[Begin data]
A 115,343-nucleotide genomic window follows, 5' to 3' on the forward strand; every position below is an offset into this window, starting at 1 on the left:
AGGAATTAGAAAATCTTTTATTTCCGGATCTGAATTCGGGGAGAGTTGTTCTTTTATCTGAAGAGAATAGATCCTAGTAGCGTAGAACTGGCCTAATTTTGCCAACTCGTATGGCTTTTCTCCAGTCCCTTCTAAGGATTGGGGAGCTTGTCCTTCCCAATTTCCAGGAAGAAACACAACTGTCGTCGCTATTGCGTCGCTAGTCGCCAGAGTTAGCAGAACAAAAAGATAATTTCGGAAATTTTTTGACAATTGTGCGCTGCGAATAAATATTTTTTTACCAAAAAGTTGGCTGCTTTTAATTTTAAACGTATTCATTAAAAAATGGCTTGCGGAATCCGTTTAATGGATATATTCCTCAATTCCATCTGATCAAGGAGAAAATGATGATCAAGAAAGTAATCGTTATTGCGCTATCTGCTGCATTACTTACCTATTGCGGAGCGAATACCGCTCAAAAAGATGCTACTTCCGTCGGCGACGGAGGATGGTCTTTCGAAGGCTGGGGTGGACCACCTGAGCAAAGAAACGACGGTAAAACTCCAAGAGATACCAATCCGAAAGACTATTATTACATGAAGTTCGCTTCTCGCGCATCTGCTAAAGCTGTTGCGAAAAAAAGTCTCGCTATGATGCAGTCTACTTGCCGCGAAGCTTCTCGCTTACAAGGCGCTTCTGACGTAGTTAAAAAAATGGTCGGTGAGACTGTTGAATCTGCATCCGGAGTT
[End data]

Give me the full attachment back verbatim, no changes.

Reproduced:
A 115,343-nucleotide genomic window follows, 5' to 3' on the forward strand; every position below is an offset into this window, starting at 1 on the left:
AGGAATTAGAAAATCTTTTATTTCCGGATCTGAATTCGGGGAGAGTTGTTCTTTTATCTGAAGAGAATAGATCCTAGTAGCGTAGAACTGGCCTAATTTTGCCAACTCGTATGGCTTTTCTCCAGTCCCTTCTAAGGATTGGGGAGCTTGTCCTTCCCAATTTCCAGGAAGAAACACAACTGTCGTCGCTATTGCGTCGCTAGTCGCCAGAGTTAGCAGAACAAAAAGATAATTTCGGAAATTTTTTGACAATTGTGCGCTGCGAATAAATATTTTTTTACCAAAAAGTTGGCTGCTTTTAATTTTAAACGTATTCATTAAAAAATGGCTTGCGGAATCCGTTTAATGGATATATTCCTCAATTCCATCTGATCAAGGAGAAAATGATGATCAAGAAAGTAATCGTTATTGCGCTATCTGCTGCATTACTTACCTATTGCGGAGCGAATACCGCTCAAAAAGATGCTACTTCCGTCGGCGACGGAGGATGGTCTTTCGAAGGCTGGGGTGGACCACCTGAGCAAAGAAACGACGGTAAAACTCCAAGAGATACCAATCCGAAAGACTATTATTACATGAAGTTCGCTTCTCGCGCATCTGCTAAAGCTGTTGCGAAAAAAAGTCTCGCTATGATGCAGTCTACTTGCCGCGAAGCTTCTCGCTTACAAGGCGCTTCTGACGTAGTTAAAAAAATGGTCGGTGAGACTGTTGAATCTGCATCCGGAGTT